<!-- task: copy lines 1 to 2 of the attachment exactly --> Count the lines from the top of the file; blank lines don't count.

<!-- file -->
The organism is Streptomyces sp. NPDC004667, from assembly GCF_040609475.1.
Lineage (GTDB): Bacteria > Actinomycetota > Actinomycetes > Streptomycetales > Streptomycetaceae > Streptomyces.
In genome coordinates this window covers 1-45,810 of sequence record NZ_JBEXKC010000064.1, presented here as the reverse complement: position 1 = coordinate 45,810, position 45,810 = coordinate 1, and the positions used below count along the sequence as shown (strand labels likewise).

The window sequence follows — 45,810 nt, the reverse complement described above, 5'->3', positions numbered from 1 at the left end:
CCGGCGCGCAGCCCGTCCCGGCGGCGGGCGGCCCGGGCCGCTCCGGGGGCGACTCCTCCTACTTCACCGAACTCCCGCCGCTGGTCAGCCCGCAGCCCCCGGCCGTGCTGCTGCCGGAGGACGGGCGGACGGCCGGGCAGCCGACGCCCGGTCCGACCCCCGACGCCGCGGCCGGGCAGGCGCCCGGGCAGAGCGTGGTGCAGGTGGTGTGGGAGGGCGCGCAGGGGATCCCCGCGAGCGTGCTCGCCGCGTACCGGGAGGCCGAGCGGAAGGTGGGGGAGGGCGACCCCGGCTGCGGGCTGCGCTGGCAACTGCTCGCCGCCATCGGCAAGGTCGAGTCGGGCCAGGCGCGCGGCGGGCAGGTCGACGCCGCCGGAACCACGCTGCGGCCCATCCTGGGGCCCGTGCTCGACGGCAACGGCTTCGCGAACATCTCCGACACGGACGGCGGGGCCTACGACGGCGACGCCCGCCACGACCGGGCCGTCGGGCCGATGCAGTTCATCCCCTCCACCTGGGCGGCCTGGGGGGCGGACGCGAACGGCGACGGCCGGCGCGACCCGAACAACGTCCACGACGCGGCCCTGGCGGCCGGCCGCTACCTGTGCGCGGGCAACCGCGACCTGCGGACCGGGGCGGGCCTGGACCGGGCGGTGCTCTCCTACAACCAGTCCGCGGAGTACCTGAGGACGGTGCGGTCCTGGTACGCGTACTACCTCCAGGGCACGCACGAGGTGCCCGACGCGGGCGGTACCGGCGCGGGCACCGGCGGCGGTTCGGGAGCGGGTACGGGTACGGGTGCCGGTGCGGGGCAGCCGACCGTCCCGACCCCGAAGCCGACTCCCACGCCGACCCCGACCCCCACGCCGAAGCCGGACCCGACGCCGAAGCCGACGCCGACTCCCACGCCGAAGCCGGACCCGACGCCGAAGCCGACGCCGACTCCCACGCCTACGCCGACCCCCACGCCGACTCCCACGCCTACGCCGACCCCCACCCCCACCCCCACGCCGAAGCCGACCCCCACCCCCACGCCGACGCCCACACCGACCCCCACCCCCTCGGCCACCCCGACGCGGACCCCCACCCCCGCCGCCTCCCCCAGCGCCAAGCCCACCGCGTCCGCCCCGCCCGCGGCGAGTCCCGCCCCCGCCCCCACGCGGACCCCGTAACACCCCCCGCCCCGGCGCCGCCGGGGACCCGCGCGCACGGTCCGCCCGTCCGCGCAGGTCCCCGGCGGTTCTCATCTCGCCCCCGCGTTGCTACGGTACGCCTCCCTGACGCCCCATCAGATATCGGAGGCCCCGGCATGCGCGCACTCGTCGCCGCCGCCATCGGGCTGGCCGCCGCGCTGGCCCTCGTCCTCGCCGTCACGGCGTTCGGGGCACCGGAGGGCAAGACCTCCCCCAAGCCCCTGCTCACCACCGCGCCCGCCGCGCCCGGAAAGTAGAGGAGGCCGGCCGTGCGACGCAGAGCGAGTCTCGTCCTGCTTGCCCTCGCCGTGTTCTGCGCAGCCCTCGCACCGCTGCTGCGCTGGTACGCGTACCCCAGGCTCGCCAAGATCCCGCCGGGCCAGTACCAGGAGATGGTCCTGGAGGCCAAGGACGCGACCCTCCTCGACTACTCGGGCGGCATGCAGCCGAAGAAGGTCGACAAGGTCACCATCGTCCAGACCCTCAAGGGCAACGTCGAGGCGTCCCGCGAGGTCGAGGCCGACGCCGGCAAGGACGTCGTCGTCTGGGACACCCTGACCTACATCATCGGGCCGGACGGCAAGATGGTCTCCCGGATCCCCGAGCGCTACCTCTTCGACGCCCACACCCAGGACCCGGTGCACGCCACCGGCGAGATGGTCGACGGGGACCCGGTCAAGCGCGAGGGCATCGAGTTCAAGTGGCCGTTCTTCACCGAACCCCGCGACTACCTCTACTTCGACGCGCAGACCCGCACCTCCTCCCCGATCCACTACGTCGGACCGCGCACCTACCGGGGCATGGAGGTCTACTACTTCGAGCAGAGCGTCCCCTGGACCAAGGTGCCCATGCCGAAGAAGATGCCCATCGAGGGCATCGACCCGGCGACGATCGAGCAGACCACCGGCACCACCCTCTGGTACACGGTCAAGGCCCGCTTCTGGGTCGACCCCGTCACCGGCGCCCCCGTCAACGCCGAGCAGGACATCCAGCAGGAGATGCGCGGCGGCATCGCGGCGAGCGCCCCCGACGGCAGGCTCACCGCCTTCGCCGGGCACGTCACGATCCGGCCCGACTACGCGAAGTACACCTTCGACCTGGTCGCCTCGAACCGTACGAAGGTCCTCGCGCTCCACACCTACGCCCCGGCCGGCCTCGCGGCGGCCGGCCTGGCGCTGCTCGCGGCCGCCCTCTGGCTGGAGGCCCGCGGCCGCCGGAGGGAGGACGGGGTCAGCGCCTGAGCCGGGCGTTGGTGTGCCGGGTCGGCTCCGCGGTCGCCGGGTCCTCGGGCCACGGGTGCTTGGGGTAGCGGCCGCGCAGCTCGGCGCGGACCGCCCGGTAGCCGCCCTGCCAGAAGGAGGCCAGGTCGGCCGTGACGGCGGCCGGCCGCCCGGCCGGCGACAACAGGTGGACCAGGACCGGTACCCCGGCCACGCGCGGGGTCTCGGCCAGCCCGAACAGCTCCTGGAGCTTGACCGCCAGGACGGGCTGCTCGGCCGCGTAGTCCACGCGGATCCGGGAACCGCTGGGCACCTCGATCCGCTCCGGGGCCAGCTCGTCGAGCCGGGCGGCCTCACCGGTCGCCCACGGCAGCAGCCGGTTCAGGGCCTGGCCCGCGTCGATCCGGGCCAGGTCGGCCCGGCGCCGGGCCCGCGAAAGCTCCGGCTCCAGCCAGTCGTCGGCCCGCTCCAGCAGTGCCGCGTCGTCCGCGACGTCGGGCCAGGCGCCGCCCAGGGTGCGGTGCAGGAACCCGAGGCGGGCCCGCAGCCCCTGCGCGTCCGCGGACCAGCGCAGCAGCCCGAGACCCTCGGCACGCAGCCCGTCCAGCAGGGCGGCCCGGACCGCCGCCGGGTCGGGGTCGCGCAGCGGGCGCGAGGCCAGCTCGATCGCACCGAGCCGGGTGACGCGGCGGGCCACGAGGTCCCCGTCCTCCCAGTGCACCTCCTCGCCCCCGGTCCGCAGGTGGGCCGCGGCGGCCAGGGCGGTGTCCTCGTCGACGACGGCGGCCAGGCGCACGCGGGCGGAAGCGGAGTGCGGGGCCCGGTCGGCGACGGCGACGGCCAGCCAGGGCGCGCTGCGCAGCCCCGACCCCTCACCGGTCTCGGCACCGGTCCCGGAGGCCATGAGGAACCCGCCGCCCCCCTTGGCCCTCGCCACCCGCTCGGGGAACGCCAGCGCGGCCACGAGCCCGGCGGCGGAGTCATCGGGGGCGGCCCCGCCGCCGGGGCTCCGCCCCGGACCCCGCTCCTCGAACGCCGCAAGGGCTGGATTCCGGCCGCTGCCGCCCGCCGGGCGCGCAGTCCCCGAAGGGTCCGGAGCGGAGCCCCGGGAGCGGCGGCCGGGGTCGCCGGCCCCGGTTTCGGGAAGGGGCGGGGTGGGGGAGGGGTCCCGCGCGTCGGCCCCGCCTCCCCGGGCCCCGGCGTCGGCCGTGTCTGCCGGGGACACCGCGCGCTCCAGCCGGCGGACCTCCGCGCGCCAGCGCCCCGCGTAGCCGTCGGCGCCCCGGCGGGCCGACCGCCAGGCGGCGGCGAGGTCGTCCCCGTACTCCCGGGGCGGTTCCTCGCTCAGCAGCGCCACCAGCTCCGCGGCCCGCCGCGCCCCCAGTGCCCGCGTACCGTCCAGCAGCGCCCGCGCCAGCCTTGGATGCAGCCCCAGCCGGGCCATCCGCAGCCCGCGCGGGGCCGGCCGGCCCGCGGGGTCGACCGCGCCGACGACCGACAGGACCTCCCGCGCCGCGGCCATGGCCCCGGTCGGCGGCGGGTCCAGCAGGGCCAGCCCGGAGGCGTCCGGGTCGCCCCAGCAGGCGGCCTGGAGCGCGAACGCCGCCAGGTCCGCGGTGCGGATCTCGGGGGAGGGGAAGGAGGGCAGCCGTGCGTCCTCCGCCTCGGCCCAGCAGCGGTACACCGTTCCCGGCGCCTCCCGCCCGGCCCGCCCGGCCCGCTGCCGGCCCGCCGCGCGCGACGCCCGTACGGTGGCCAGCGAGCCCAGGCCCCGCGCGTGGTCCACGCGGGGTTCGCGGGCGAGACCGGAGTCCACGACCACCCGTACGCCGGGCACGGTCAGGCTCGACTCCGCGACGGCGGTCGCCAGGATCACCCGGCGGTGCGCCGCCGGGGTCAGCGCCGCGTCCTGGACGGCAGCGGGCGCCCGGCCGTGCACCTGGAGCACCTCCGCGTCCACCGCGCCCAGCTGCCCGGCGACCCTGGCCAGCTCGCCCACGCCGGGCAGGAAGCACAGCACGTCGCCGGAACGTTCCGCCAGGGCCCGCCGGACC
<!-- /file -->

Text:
The organism is Streptomyces sp. NPDC004667, from assembly GCF_040609475.1.
Lineage (GTDB): Bacteria > Actinomycetota > Actinomycetes > Streptomycetales > Streptomycetaceae > Streptomyces.